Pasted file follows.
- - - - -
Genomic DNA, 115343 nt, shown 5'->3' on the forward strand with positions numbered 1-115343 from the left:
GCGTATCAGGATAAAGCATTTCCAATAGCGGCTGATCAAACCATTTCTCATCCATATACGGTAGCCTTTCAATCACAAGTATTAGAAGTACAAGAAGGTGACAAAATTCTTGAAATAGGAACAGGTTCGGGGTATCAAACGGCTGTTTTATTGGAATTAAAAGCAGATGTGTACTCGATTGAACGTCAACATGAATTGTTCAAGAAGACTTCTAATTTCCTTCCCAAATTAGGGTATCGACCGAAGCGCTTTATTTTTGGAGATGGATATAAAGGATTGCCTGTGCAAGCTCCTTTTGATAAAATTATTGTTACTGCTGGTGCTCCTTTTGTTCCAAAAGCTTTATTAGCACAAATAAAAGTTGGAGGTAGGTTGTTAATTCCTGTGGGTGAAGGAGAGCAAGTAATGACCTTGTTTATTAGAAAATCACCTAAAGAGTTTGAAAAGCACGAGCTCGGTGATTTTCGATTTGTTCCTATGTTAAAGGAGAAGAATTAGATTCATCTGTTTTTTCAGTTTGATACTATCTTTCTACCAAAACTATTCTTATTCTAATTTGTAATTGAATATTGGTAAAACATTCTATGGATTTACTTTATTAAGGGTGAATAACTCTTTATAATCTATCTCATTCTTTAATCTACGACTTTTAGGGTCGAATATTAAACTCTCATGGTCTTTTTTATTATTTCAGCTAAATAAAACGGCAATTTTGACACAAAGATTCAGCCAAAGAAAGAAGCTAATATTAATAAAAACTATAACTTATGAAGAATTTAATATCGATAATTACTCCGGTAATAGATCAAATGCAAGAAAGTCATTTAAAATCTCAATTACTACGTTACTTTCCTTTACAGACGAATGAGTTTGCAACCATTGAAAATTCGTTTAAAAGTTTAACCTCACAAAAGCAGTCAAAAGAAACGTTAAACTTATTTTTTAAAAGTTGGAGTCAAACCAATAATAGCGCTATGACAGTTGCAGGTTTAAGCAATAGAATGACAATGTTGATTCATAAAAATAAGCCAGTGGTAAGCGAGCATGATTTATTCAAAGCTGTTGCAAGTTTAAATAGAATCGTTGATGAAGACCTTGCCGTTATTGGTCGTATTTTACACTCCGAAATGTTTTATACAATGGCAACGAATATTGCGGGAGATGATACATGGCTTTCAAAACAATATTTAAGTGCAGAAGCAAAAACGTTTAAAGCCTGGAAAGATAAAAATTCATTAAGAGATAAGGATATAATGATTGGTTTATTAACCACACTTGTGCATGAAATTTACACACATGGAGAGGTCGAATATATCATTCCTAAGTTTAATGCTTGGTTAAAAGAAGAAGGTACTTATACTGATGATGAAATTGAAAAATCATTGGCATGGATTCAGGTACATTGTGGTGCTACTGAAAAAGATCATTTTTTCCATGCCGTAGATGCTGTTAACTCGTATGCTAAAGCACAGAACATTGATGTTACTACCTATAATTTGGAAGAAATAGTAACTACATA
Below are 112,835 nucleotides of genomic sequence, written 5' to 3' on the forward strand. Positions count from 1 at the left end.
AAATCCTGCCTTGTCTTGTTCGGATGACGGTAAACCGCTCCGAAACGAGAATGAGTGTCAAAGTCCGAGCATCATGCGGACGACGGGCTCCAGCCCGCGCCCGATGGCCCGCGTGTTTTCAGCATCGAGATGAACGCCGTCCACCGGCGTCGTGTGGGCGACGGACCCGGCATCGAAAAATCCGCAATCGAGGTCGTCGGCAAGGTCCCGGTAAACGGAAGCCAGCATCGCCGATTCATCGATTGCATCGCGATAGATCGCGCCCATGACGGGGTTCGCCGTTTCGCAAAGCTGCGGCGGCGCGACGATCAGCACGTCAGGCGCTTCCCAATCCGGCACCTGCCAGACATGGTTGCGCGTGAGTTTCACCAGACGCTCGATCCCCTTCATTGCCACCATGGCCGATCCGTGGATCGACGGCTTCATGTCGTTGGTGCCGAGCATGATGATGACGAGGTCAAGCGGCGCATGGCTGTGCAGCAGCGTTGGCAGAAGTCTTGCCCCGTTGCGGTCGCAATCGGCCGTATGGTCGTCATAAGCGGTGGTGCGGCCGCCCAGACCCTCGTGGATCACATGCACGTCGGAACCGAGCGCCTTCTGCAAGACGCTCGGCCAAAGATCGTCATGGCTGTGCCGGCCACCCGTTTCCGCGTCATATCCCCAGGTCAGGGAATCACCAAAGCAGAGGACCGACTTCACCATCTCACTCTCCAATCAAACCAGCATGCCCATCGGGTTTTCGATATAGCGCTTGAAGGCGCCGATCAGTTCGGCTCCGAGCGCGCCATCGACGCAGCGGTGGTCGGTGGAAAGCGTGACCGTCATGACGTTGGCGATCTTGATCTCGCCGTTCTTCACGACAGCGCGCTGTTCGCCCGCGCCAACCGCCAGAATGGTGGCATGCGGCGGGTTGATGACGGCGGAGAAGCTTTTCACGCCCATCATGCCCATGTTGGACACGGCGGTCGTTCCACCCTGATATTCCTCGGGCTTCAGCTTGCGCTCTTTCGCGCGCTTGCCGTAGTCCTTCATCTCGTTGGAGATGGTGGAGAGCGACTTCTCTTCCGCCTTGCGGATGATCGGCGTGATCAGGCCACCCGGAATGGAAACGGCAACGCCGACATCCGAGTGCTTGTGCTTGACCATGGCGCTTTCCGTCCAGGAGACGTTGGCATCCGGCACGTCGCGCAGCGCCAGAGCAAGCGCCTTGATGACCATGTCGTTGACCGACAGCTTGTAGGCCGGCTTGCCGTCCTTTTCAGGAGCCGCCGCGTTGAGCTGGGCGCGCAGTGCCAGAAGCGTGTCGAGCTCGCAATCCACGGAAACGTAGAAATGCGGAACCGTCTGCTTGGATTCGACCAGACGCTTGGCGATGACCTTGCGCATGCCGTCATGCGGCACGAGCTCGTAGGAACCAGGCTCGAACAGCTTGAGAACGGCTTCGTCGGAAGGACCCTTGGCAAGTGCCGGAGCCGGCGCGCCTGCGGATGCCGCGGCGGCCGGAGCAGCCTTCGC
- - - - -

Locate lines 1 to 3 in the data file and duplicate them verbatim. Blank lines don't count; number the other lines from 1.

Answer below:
Genomic DNA, 115343 nt, shown 5'->3' on the forward strand with positions numbered 1-115343 from the left:
GCGTATCAGGATAAAGCATTTCCAATAGCGGCTGATCAAACCATTTCTCATCCATATACGGTAGCCTTTCAATCACAAGTATTAGAAGTACAAGAAGGTGACAAAATTCTTGAAATAGGAACAGGTTCGGGGTATCAAACGGCTGTTTTATTGGAATTAAAAGCAGATGTGTACTCGATTGAACGTCAACATGAATTGTTCAAGAAGACTTCTAATTTCCTTCCCAAATTAGGGTATCGACCGAAGCGCTTTATTTTTGGAGATGGATATAAAGGATTGCCTGTGCAAGCTCCTTTTGATAAAATTATTGTTACTGCTGGTGCTCCTTTTGTTCCAAAAGCTTTATTAGCACAAATAAAAGTTGGAGGTAGGTTGTTAATTCCTGTGGGTGAAGGAGAGCAAGTAATGACCTTGTTTATTAGAAAATCACCTAAAGAGTTTGAAAAGCACGAGCTCGGTGATTTTCGATTTGTTCCTATGTTAAAGGAGAAGAATTAGATTCATCTGTTTTTTCAGTTTGATACTATCTTTCTACCAAAACTATTCTTATTCTAATTTGTAATTGAATATTGGTAAAACATTCTATGGATTTACTTTATTAAGGGTGAATAACTCTTTATAATCTATCTCATTCTTTAATCTACGACTTTTAGGGTCGAATATTAAACTCTCATGGTCTTTTTTATTATTTCAGCTAAATAAAACGGCAATTTTGACACAAAGATTCAGCCAAAGAAAGAAGCTAATATTAATAAAAACTATAACTTATGAAGAATTTAATATCGATAATTACTCCGGTAATAGATCAAATGCAAGAAAGTCATTTAAAATCTCAATTACTACGTTACTTTCCTTTACAGACGAATGAGTTTGCAACCATTGAAAATTCGTTTAAAAGTTTAACCTCACAAAAGCAGTCAAAAGAAACGTTAAACTTATTTTTTAAAAGTTGGAGTCAAACCAATAATAGCGCTATGACAGTTGCAGGTTTAAGCAATAGAATGACAATGTTGATTCATAAAAATAAGCCAGTGGTAAGCGAGCATGATTTATTCAAAGCTGTTGCAAGTTTAAATAGAATCGTTGATGAAGACCTTGCCGTTATTGGTCGTATTTTACACTCCGAAATGTTTTATACAATGGCAACGAATATTGCGGGAGATGATACATGGCTTTCAAAACAATATTTAAGTGCAGAAGCAAAAACGTTTAAAGCCTGGAAAGATAAAAATTCATTAAGAGATAAGGATATAATGATTGGTTTATTAACCACACTTGTGCATGAAATTTACACACATGGAGAGGTCGAATATATCATTCCTAAGTTTAATGCTTGGTTAAAAGAAGAAGGTACTTATACTGATGATGAAATTGAAAAATCATTGGCATGGATTCAGGTACATTGTGGTGCTACTGAAAAAGATCATTTTTTCCATGCCGTAGATGCTGTTAACTCGTATGCTAAAGCACAGAACATTGATGTTACTACCTATAATTTGGAAGAAATAGTAACTACATA
Below are 112,835 nucleotides of genomic sequence, written 5' to 3' on the forward strand. Positions count from 1 at the left end.